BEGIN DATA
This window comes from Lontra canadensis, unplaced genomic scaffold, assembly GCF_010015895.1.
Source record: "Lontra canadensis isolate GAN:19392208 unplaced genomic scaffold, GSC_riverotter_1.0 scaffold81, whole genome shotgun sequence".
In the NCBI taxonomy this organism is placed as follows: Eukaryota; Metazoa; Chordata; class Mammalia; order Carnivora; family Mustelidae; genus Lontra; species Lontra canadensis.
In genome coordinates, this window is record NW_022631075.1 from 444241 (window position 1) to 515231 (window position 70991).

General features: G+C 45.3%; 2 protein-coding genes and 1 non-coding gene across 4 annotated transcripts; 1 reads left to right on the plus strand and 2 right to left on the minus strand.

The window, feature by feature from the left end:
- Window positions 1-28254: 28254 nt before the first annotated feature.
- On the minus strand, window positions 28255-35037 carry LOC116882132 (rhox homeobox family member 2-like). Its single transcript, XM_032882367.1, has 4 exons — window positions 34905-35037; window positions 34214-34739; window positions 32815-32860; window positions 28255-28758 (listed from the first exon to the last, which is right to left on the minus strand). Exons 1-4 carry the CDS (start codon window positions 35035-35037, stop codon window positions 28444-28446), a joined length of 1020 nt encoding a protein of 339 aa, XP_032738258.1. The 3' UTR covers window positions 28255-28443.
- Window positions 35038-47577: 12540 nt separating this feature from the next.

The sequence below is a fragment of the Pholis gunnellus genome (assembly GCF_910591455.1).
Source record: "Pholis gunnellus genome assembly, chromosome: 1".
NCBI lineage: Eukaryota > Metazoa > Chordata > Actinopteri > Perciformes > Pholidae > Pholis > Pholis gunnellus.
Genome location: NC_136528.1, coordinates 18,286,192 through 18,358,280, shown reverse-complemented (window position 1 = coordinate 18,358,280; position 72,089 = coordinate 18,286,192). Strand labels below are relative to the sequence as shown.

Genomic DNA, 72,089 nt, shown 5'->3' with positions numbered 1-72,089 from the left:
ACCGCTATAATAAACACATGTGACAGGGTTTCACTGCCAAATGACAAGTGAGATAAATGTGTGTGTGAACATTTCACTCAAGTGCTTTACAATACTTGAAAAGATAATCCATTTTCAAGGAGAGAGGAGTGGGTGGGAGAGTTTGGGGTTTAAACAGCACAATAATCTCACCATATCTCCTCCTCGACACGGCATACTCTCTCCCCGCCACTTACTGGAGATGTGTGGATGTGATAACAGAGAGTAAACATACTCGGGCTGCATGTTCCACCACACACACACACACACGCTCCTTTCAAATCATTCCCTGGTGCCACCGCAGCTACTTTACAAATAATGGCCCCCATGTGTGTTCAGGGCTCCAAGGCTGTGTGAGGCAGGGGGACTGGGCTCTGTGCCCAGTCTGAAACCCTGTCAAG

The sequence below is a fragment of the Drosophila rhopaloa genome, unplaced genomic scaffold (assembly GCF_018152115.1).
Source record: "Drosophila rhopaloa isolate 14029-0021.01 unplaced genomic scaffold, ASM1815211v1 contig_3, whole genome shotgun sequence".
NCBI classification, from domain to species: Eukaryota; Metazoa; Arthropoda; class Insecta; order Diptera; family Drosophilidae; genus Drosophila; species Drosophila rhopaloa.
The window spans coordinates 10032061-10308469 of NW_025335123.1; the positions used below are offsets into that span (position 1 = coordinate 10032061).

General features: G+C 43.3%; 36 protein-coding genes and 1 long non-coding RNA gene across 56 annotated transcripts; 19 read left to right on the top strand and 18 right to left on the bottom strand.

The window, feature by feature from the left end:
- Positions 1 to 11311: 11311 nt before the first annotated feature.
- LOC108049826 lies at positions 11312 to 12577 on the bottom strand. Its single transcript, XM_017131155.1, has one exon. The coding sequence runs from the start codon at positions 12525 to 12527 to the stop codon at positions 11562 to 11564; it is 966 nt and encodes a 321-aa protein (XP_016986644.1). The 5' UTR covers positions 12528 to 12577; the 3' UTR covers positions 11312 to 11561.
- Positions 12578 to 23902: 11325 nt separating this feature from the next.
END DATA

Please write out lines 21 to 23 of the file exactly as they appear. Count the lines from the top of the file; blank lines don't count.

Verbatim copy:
The window, feature by feature from the left end:
- Positions 1 to 11311: 11311 nt before the first annotated feature.
- LOC108049826 lies at positions 11312 to 12577 on the bottom strand. Its single transcript, XM_017131155.1, has one exon. The coding sequence runs from the start codon at positions 12525 to 12527 to the stop codon at positions 11562 to 11564; it is 966 nt and encodes a 321-aa protein (XP_016986644.1). The 5' UTR covers positions 12528 to 12577; the 3' UTR covers positions 11312 to 11561.